Paul McGrath cracks a smile ahead of Manchester United's 1984 season. PA/PA Archive/Press Association Images
No Swapsies

What's the secret to a happy life? Check your old trading cards

Scientists study old trading cards to crack happiness code.


We all swapped them as kids – be it Panini ’90 or Texaco GAA All-Star – but collectable trading stickers and cards, may hold more information than we realised.

American scientists have proven – thanks to baseball cards – that smiling actually makes you live longer.

Writes science blog

Of course, it isn’t actually the smiling itself that makes people live longer, but rather the positive emotions and outlook one can infer from how much a person smiles in his or her photographs.

Smile intensity in childhood photographs has been shown to be correlated with future marriage stability and satisfaction. However, researchers have generally been limited in what correlations they can test, because it’s hard to put together large groups for which you’ve got both photos and detailed biographical information.

That’s where baseball players enter the picture.

These baseball boffins were able to trawl through the archive of the sport’s cards which goes back to the 19th century, and there is no shortage of biographical data on those playing America’s game.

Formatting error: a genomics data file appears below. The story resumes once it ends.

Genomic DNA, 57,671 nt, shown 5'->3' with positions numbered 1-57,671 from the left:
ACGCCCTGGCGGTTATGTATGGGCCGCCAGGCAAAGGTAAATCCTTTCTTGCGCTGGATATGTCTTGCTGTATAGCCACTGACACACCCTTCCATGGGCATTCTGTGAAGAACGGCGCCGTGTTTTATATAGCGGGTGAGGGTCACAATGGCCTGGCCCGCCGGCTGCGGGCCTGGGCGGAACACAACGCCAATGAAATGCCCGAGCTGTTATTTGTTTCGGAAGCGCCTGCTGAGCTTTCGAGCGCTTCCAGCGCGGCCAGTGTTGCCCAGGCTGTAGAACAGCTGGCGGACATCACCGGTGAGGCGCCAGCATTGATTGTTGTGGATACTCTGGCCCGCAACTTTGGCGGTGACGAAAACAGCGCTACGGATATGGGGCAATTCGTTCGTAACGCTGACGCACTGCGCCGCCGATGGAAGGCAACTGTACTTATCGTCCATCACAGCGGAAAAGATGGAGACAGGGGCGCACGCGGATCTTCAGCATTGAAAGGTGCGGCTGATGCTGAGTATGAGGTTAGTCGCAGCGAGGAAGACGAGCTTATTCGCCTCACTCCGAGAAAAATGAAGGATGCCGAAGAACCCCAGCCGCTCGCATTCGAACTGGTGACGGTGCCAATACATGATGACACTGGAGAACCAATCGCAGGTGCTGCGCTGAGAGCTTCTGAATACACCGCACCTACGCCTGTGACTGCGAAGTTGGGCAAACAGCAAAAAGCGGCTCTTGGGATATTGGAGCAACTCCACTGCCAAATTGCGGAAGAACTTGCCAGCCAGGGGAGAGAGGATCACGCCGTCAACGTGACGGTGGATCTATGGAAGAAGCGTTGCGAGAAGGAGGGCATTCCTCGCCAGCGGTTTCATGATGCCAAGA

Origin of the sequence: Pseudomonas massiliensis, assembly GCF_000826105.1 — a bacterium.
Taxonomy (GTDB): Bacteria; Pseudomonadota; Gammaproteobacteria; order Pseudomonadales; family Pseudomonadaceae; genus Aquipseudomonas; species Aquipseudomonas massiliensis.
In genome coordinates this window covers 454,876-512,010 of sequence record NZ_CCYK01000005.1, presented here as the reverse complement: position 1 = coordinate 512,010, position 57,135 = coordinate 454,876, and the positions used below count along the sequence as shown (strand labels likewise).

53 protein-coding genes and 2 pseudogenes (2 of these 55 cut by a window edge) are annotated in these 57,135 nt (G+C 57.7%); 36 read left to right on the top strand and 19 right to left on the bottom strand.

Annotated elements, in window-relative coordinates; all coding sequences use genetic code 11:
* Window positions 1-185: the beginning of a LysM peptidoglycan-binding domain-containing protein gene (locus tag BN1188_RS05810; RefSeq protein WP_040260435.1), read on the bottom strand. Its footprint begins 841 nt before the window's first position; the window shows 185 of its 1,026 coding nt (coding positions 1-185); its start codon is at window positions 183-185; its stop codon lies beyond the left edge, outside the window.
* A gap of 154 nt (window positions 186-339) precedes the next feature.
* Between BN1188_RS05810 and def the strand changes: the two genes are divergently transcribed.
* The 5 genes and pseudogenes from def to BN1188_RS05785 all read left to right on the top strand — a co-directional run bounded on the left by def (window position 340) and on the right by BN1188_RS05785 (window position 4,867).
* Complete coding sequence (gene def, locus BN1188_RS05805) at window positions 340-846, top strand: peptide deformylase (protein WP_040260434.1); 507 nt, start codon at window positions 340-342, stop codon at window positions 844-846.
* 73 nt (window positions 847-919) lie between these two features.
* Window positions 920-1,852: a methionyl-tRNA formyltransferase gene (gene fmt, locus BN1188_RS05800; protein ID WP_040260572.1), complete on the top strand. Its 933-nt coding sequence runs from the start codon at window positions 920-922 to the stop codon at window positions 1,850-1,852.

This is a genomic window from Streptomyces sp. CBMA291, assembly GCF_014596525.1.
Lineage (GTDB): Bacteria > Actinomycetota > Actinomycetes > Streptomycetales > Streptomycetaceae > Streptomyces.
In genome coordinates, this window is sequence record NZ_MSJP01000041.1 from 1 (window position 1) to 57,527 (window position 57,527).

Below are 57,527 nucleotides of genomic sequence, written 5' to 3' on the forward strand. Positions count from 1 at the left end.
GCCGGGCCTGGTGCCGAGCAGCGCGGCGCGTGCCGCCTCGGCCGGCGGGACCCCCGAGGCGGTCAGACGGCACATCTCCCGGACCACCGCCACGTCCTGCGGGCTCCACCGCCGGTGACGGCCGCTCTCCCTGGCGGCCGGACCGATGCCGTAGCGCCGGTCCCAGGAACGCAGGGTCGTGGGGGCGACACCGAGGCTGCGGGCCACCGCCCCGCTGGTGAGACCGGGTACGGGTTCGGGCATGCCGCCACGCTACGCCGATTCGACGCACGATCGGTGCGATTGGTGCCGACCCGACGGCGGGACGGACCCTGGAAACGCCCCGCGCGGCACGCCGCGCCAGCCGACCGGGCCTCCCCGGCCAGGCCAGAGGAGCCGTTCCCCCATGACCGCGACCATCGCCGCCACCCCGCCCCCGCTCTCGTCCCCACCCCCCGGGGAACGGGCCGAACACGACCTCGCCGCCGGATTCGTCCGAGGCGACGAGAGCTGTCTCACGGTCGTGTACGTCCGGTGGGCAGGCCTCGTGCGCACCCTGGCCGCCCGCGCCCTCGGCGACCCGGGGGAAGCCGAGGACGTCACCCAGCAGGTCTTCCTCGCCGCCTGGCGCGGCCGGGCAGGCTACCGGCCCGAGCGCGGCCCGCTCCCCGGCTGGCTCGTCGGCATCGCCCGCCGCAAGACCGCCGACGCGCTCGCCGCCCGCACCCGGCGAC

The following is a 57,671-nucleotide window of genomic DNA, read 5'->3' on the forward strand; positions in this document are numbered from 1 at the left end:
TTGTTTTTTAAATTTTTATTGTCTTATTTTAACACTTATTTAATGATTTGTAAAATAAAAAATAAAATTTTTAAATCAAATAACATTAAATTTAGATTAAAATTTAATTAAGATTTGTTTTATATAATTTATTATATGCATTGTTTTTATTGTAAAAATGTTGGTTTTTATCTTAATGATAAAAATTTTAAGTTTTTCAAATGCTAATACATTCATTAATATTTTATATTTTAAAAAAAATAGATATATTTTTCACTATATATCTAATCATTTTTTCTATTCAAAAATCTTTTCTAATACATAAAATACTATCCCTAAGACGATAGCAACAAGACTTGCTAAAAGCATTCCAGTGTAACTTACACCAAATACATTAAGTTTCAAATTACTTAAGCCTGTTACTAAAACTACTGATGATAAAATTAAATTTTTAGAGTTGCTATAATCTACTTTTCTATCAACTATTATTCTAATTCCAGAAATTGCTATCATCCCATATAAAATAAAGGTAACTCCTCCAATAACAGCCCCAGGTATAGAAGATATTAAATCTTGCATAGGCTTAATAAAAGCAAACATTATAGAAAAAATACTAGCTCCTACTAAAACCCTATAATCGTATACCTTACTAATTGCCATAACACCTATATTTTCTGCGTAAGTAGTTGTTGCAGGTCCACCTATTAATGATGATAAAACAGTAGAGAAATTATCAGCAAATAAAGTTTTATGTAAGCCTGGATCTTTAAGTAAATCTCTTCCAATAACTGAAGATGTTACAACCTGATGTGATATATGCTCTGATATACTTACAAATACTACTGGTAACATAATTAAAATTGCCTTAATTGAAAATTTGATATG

Discover Magazine quoted researchers at Michigan’s Wayne State University explain:

We were able to include many additional factors known to influence longevity because of the group we elected to evaluate. We focused on Major League Baseball (MLB) players because detailed statistics are available for each player (dating back prior to 1900), and because MLB players represent a homogeneous occupational group.

We (and other researchers) have used this database to examine numerous factors related to longevity. The first step of the Cox proportional hazards regression model included college attendance, marital status, birth year, career length, age at debut year, and BMI.

Whatever that means, nerd.

Ultimately, they found that smile intensity really did do a good job in predicting longevity, accounting for 35% of the total variability in players’ survival chances.

Now I wonder would it apply to county final pen pics and World Cup sticker albums?